After your encouragement, I've now applied a bit more elbow grease to the main body of the pen and the appearance has improved measurably. I've also dipped it and I'd describe it as reasonably flexible although not especially smooth.


I'm now going to be left with the conundrum of just leaving it as is or trying to improve it/restore it to full working order. I don't have a lot of experience with these older pens and it seems it depends on the collector as to which way they prefer them. I'm leaning towards nothing in this case because yes, the nib does seem to be in surprisingly good shape although the body has quite a few (tiny) dents


I'm also feeling rather thick on the Mabie Todd front. I'm ashamed to admit I actually own that book but usually skip to the back bits because my usual area of interest is exciting celluloids from the UK. I wasn't even aware that Mabie Todd wasn't somebody's name. So I've now read the front part of the story about Edward - thanks for that reference, too.

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So after all of this, we pointed you to your own library! Glad to have helped!


If it has a bunch of small dents, just polish it up, re-sac it and enjoy. In my opinion, only certain highly sought after and pristine pens are worth preserving as specimens. The rest are better cleaned up and used as intended.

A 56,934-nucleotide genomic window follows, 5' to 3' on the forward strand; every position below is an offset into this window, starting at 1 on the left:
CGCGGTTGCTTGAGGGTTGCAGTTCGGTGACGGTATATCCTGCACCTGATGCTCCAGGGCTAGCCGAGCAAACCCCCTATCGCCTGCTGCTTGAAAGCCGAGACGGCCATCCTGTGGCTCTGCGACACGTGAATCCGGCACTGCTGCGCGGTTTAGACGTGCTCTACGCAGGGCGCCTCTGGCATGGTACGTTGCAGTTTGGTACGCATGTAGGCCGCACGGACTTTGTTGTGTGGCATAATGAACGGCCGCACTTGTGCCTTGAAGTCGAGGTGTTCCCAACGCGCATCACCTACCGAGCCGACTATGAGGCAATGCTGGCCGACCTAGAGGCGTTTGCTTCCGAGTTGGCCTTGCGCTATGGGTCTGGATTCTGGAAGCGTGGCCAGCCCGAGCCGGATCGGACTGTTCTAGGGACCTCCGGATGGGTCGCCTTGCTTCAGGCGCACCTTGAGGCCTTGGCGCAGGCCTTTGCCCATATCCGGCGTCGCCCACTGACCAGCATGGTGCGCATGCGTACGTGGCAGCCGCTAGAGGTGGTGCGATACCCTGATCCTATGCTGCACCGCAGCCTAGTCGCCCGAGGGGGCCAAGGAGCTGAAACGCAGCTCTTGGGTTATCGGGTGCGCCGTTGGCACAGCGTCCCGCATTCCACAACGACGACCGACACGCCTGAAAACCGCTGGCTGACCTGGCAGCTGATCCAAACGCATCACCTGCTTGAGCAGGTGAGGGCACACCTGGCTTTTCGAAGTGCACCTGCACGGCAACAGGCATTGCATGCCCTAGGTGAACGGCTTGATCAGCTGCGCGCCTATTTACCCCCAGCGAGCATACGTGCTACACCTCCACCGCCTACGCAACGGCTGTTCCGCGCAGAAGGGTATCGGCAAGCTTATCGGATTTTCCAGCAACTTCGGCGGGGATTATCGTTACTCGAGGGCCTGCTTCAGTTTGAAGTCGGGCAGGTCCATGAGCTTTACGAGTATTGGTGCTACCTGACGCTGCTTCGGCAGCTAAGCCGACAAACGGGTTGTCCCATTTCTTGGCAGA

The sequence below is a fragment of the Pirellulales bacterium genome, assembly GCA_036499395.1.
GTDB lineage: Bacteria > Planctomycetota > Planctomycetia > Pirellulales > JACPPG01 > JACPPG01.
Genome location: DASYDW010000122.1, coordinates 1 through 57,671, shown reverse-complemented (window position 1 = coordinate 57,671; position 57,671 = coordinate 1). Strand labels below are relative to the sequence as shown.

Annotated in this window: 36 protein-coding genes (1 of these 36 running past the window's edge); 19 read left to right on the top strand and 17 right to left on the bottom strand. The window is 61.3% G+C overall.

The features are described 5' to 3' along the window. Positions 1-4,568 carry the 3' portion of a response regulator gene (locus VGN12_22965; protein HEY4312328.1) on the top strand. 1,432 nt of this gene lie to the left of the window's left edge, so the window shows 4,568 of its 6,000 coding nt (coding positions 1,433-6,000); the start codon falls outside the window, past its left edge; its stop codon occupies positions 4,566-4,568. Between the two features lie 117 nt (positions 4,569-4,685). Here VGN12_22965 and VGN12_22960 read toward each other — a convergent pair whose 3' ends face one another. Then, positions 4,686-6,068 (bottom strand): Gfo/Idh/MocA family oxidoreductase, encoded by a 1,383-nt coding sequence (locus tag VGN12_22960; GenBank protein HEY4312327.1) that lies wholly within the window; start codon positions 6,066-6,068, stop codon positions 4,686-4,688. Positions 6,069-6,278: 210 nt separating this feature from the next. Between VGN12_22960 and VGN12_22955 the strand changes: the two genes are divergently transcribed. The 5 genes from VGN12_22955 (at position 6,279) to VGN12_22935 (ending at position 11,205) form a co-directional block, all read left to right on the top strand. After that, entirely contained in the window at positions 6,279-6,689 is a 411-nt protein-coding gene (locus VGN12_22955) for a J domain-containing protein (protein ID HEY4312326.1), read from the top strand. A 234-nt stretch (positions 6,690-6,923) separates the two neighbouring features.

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Another source of info on these pens - from David Nishimura's blog




"Another question regards who manufactured what and for whom. A number of New York companies offered virtually identical all-metal combos and pencils in this era, including Louis Tamis, Edward Todd, Hicks, and Twinpoint. These combos and pencils are also found marked with the names of high-end retailers such as Cartier and Tiffany. Only Hicks and Edward Todd held actual pen and pencil patents, and on balance the evidence favors Hicks as the ultimate maker of all these writing instruments."

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  • 1 month later...

I've managed to accumulate three Edward Todds: all ringtops. My sterling one has a somewhat battered stubbish nib that still manages to be a graceful writer. I also have a tiny BCHR and a gold-filled model with a Greek key pattern in enamel.

They all write dry, I notice, so I'm going to switch them to wetter ink.